The “COVID-IT-mental health trial” is a no-profit, not-funded, national, multicentric, cross-sectional population-based trial involving the following eleven sites: University of Campania “Luigi Vanvitelli” (Naples), Università Politecnica delle Marche (Ancona), Università Milano Bicocca, Università “Statale” (Milan), University of Perugia, University of Pisa, Sapienza University of Rome, “Cattolica” University of Rome, University of Trieste, University of Ferrara; the Center for Behavioral Sciences and Mental Health of the Istituto Superiore di Sanità (Rome). The Department of Psychiatry of the University of Campania “Luigi Vanvitelli” in Naples is the coordinating center, which has originally conceived the study idea and design.
An online survey has been set up through EUSurvey, a web platform launched in 2013 by the European Commission. The application, hosted at the Department for digital services (DG DIGIT) of the European Commission, is available to all EU citizens at https://ec.europa.eu/eusurvey. The survey will be online from March 30 to June 30, 2020 (https://ec.europa.eu/eusurvey/runner/COVIDSurvey2020). The survey takes approximately 15–30 min to be completed. Participants can stop the survey at any time and save their answers as “draft” on the web-platform. Furthermore, participants can interact with the principal investigator of the study and with all researchers through email messages at any time during and after study participation.
Participants will be subdivided into four groups: a) Group 1—COVID-19 quarantine group. This group includes the general population which are quarantined but not isolated, i.e., those not directly exposed to contagion nor in contact with COVID-19+ individuals; b) Group 2—COVID-19+ group, which includes isolated people directly/indirectly exposed to the virus; c) Group 3—COVID-19 healthcare staff group, which includes first- and second-line healthcare professionals; d) Group 4—COVID-19 mental health, which includes users of mental health services and all those who had already been diagnosed with a mental disorder.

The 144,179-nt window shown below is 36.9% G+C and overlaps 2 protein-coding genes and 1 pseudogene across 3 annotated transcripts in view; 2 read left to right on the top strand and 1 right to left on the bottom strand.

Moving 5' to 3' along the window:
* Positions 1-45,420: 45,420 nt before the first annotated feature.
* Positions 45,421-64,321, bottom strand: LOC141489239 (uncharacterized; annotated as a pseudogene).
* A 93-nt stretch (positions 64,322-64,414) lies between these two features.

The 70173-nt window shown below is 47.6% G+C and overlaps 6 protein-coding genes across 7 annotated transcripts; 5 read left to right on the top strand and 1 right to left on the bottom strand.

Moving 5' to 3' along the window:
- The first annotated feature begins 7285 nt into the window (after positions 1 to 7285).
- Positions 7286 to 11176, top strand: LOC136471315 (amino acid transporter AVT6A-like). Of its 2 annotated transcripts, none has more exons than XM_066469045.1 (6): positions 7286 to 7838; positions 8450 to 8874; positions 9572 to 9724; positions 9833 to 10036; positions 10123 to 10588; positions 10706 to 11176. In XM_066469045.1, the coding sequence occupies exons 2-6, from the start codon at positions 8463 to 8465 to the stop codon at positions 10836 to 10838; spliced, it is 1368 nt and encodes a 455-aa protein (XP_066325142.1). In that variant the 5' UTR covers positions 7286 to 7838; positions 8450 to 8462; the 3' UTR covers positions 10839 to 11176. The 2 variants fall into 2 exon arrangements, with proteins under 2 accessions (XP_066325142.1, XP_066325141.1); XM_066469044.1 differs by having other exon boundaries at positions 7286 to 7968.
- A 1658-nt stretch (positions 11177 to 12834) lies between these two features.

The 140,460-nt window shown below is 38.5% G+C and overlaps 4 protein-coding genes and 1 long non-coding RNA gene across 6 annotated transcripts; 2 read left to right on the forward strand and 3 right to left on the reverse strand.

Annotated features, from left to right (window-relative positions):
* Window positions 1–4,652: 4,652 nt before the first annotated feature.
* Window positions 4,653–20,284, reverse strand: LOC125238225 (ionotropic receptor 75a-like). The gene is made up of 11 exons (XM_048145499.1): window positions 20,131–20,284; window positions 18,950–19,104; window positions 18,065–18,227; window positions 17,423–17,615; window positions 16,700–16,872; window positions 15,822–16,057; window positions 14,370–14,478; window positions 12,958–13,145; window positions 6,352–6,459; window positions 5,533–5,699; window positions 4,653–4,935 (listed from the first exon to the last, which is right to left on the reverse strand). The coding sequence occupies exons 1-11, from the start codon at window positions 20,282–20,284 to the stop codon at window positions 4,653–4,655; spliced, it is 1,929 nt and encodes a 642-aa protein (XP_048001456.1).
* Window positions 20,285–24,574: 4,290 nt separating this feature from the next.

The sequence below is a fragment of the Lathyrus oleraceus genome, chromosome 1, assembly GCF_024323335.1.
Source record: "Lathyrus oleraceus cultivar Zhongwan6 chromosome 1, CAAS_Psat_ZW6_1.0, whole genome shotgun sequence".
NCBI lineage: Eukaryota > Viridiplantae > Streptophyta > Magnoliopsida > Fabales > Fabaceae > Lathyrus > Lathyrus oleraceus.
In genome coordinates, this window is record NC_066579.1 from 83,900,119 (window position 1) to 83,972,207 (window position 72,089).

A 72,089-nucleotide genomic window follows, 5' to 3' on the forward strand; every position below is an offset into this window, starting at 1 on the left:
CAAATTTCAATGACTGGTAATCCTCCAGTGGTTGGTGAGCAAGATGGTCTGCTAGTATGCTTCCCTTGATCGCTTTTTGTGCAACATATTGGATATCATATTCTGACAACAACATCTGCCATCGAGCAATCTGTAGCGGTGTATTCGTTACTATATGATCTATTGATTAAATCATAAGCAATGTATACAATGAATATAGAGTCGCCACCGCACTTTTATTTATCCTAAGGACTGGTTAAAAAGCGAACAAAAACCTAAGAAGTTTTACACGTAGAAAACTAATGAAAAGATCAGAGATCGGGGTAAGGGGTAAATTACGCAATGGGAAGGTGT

The survey addresses the Italian population aged over 18 years through a multistep procedure: 1) email invitation to health professionals and their patients; 2) dissemination of the link through social media channels (Facebook, Twitter, Instagram) and the mailing lists of national psychiatric associations; 3) involvement of national associations of stakeholders (e.g., associations of users/carers); 4) official communication channels (e.g., university websites; websites of the hospitals directly involved in the management of the pandemic).
The invitation letter includes information on study purposes and confidentiality. The provision of the informed consent is mandatory in order to start the survey.
The snowball sampling procedure—without the definition of strict inclusion/exclusion criteria (except that of age limit)—will give us the opportunity to recruit a large sample of the Italian population and to evaluate the effect of the studied variables on the outcome measures.
The survey includes the following self-reported questionnaires: the General Health Questionnaire - 12 items (GHQ-12) (31); the Depression, Anxiety and Stress Scale - 21 Items (DASS-21) (32); the Obsessive-Compulsive Inventory – Revised (OCI-R) (33); the Insomnia Severity Index (34); the Severity-of-Acute-Stress-Symptoms-Adult (35); the Suicidal Ideation Attributes Scale (SIDAS) (36); the Impact of Event Scale - 6 items (37); the UCLA loneliness scale - short version (38); the Brief COPE (39); the Post Traumatic Growth Inventory short form (40); the Connor-Davidson Resilience Scale – short form (41); the Multidimensional Scale of Perceived social support (42); the Pattern of Care Schedule (PCS)—modified version (43); the Maslach Burnout Inventory (only for health professionals) (44). Respondents’ main socio-demographic characteristics, as well as data on their Internet use, will be collected through an ad hoc schedule. All assessment instruments used for the study are detailed in Table 1.